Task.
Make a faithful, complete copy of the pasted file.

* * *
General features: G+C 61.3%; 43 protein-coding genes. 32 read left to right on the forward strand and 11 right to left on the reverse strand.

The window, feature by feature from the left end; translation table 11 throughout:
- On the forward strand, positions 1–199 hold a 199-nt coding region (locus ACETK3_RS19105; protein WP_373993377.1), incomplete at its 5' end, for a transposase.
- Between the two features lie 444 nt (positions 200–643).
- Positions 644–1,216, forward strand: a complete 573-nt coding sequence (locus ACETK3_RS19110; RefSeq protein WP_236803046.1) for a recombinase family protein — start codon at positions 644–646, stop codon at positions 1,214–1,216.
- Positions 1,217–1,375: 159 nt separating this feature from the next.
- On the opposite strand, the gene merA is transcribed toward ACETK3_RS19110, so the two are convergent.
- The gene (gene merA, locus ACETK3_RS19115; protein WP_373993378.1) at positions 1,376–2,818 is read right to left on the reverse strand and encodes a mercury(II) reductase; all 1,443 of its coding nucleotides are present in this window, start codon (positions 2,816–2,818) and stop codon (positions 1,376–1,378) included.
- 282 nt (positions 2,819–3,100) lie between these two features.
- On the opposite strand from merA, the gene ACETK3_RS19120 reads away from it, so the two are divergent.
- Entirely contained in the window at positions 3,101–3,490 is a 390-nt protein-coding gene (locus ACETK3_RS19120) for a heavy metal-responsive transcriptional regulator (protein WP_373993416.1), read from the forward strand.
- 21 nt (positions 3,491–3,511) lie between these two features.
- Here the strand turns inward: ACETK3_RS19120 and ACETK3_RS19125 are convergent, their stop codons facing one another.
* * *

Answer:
General features: G+C 61.3%; 43 protein-coding genes. 32 read left to right on the forward strand and 11 right to left on the reverse strand.

The window, feature by feature from the left end; translation table 11 throughout:
- On the forward strand, positions 1–199 hold a 199-nt coding region (locus ACETK3_RS19105; protein WP_373993377.1), incomplete at its 5' end, for a transposase.
- Between the two features lie 444 nt (positions 200–643).
- Positions 644–1,216, forward strand: a complete 573-nt coding sequence (locus ACETK3_RS19110; RefSeq protein WP_236803046.1) for a recombinase family protein — start codon at positions 644–646, stop codon at positions 1,214–1,216.
- Positions 1,217–1,375: 159 nt separating this feature from the next.
- On the opposite strand, the gene merA is transcribed toward ACETK3_RS19110, so the two are convergent.
- The gene (gene merA, locus ACETK3_RS19115; protein WP_373993378.1) at positions 1,376–2,818 is read right to left on the reverse strand and encodes a mercury(II) reductase; all 1,443 of its coding nucleotides are present in this window, start codon (positions 2,816–2,818) and stop codon (positions 1,376–1,378) included.
- 282 nt (positions 2,819–3,100) lie between these two features.
- On the opposite strand from merA, the gene ACETK3_RS19120 reads away from it, so the two are divergent.
- Entirely contained in the window at positions 3,101–3,490 is a 390-nt protein-coding gene (locus ACETK3_RS19120) for a heavy metal-responsive transcriptional regulator (protein WP_373993416.1), read from the forward strand.
- 21 nt (positions 3,491–3,511) lie between these two features.
- Here the strand turns inward: ACETK3_RS19120 and ACETK3_RS19125 are convergent, their stop codons facing one another.